Jane Adam’s jewellery pieces deal with certain qualities: a balance between symmetry and irregularity; the contrast between their soft organic forms and the hard cold nature of metal and the very in-organic means by which they are made; a focus on surface colour and texture; the containment of secrets within or behind a form; a consideration of what preciousness is; and an empathy with the wearer, making them feel more like themself.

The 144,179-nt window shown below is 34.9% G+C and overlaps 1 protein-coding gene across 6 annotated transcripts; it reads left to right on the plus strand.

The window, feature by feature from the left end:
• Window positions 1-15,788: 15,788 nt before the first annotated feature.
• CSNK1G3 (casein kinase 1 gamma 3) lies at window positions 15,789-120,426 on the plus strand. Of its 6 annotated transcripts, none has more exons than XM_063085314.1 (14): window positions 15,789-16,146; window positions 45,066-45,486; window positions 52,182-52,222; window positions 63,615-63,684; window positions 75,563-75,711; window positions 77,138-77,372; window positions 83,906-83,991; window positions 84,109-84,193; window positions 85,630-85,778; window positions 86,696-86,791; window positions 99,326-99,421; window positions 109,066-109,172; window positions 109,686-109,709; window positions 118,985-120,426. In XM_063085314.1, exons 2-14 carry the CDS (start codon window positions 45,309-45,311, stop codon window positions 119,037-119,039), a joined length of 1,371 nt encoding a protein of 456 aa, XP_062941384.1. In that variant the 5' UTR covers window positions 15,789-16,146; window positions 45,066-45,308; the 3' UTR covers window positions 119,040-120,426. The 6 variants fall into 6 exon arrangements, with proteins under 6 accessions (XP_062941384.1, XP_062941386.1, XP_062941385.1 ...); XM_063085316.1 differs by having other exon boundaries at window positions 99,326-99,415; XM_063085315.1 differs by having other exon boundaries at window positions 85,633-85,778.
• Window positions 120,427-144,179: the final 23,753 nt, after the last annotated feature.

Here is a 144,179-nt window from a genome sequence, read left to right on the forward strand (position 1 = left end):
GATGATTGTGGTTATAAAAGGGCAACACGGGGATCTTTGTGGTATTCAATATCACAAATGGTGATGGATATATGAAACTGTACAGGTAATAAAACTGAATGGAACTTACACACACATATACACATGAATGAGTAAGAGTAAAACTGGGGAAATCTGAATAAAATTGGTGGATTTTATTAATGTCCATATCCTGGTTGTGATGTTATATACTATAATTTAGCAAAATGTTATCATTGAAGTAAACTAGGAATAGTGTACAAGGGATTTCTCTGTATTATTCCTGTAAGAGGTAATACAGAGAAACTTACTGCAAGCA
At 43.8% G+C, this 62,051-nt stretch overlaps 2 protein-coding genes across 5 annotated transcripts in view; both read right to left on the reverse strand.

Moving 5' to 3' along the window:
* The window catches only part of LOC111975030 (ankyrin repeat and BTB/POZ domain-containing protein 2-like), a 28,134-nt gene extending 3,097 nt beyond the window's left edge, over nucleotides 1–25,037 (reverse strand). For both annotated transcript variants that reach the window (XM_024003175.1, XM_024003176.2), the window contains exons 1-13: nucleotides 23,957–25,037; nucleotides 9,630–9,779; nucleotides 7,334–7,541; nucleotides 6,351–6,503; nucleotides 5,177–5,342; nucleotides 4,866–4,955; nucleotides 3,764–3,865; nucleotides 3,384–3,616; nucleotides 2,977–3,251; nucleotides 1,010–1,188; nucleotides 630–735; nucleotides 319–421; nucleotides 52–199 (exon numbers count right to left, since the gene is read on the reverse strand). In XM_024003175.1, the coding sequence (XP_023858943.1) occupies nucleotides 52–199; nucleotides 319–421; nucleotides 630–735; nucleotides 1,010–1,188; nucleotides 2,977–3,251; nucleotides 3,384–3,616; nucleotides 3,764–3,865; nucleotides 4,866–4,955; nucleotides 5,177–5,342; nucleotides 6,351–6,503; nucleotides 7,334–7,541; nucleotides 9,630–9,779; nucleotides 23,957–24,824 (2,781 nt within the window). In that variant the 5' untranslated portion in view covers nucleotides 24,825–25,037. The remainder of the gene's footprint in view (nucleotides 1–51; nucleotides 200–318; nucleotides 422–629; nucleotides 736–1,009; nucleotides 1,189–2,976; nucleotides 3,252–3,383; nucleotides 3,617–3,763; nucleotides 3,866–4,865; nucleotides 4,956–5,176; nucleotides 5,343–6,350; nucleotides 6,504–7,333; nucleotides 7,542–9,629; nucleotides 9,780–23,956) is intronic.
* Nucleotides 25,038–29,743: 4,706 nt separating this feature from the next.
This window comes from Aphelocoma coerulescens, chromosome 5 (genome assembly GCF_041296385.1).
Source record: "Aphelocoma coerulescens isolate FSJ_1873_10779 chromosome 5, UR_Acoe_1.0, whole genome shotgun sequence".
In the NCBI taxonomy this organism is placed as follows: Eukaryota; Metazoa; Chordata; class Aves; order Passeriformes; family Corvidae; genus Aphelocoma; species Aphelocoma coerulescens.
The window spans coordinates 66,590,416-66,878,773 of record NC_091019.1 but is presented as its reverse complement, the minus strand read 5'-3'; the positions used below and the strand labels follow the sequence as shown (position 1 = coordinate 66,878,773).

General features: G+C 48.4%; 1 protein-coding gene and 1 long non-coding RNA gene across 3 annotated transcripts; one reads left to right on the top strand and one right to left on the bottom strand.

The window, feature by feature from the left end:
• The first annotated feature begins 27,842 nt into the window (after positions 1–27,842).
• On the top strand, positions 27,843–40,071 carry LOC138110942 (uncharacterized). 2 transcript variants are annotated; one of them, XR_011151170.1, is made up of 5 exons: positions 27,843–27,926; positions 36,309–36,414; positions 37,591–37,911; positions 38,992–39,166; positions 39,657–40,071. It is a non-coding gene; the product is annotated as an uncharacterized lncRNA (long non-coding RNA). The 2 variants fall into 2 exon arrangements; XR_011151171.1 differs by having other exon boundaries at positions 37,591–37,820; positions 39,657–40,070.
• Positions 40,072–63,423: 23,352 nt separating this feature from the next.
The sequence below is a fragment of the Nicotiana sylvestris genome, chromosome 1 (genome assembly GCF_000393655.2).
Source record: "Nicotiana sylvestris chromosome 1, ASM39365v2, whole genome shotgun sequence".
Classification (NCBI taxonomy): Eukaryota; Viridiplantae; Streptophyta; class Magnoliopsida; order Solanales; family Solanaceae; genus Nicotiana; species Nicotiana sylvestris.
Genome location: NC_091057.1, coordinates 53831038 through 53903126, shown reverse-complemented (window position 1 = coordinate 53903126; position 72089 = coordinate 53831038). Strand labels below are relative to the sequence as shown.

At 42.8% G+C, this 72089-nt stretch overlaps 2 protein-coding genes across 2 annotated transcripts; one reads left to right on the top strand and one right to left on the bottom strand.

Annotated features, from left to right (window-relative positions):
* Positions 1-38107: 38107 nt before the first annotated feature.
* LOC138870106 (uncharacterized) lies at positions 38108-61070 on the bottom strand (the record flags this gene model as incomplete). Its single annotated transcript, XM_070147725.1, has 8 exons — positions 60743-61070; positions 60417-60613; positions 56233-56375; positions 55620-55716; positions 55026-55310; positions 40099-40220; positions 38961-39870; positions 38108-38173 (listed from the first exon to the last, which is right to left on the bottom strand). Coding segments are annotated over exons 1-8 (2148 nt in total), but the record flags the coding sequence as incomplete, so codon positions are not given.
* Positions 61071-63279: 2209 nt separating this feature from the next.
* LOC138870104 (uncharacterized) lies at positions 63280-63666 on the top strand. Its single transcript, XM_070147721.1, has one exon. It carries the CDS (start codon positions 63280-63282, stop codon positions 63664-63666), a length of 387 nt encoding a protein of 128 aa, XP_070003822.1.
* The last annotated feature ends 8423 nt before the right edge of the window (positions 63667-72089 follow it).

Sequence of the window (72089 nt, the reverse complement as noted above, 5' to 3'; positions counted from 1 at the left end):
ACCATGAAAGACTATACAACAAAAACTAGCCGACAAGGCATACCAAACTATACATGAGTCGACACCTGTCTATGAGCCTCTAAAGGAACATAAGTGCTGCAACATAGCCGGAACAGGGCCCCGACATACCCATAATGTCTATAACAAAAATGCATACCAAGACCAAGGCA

Adam says of her work: ‘There is something a bit rebellious about making jewellery from aluminium, one of the Earth’s most abundant, and so non-precious, elements. I enjoy experimenting with it in new ways, particularly when it is anodised to enable the use of colour and mark. Thus I try to realise its potential for beauty and for personal expression – by me and by its wearer. However, I am also drawn to more conventional precious jewellery materials – silver, gold and stones – enjoying their inherent beauty and their generosity in creating form and texture.‘